People have always been on the move.
Migration is not a catastrophe, nor is it an invasion. Often, it is not even an emergency. Throughout human history it has mostly been, simply, one thing: inevitable. Migration is history’s oldest and most effective anti-poverty measure, a natural human response to challenges and a facilitator of greater opportunities.
At least 244 million people today live outside the borders of their homelands (UNDESA). People move to improve their lives, whether that means access to a better food supply, access to more sustainable employment, education opportunities or to save their own lives and the lives of their family.
Sadly, unprecedented levels of migration have led growing anti-migrant sentiment globally. Migrants embody the essence of multiculturalism, as they are the bridges between countries of origin, transit and destination. It is time that all actors – including States, civil society, the media, international organizations and the private sector, migrants and communities – effectively and factually communicate about migration.
Political leaders and the media have an important role to play in combatting xenophobic narratives on migration that leads to limited perceptions of migrants and to reshaping public discourse and political response. For example, note that the Secretary-General’s Report for the United Nations Summit on Refugees and Migrants, In Safety and Dignity: Addressing Large Movements of Refugees and Migrants, does not speak about “illegal migration” but rather of “irregular migration”. These two terms are often conflated. Political leadership should be enhanced in order to combat the currently toxic migration discourse. The beauty of diversity should be embraced.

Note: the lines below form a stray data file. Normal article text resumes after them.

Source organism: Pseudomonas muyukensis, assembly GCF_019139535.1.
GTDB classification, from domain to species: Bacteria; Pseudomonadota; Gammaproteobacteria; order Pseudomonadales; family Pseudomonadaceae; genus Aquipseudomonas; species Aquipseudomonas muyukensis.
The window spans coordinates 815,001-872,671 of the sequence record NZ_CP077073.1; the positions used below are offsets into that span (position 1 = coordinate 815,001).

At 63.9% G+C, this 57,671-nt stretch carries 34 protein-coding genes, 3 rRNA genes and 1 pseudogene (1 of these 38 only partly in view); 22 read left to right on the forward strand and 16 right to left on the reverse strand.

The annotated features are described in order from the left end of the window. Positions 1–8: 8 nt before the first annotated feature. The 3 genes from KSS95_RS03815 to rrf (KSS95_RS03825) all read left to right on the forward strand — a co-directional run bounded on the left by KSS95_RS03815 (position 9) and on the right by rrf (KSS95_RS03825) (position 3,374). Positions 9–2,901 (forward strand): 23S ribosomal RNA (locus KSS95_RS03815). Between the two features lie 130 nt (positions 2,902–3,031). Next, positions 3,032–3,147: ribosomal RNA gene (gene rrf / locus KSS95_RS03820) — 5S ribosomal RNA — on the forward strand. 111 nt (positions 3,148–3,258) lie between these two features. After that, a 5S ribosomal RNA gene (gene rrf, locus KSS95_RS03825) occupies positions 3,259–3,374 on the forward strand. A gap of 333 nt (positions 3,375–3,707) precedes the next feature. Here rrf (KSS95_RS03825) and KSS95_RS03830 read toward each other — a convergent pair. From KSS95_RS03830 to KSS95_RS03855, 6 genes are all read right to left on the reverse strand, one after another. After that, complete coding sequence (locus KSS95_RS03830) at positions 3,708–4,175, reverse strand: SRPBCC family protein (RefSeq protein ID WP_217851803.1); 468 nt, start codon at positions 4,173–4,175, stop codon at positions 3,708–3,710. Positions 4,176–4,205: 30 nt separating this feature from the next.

Anti-migrant sentiment has also brought with it another negative and false stereotype: the criminalization of migrants. Too many are too willing to criminalize human ambition, a parents’ desire to rescue their family from danger, a families need to be reunited, a young person’s drive to make their way out of extreme poverty and so on. When we criminalize these simple human responses to poverty, conflict and ambition, we condemn members of our own family to unspeakable punishment.
In 2013 – at Lampedusa, Italy – I watched as 366 corpses were prepared for burial, the victims of unscrupulous criminals in Libya who were willing to stuff migrants into unsafe vessels bound for Europe. A year later the tragedy has only worsened, with more horrific incidents of drownings. Often the passengers themselves realize how unsafe the crafts are and refuse to board. Often they are battered into submission, tortured and then forced out to sea.
At the International Organization for Migration, we have heard of nearly identical crimes taking place off the coasts of Bangladesh and Thailand, and recently have chronicled the rising tide of death on routes connecting the Horn of Africa with the Arabian Peninsula. And believe me, the tragic loss of life is not limited to this migration routes.
As the headlines of the last few years show us, migrants unable to find safe, legal means of travel often turn to some of the planet’s most vicious criminal gangs for relief, which often leads to recklessness, even murder.
Safe, legal and orderly migration should be the only reality that we accept. It is time to stand up and protect the rights of refugees and migrants. We can no longer allow them to fall prey of criminal gangs and inhumane migration policies.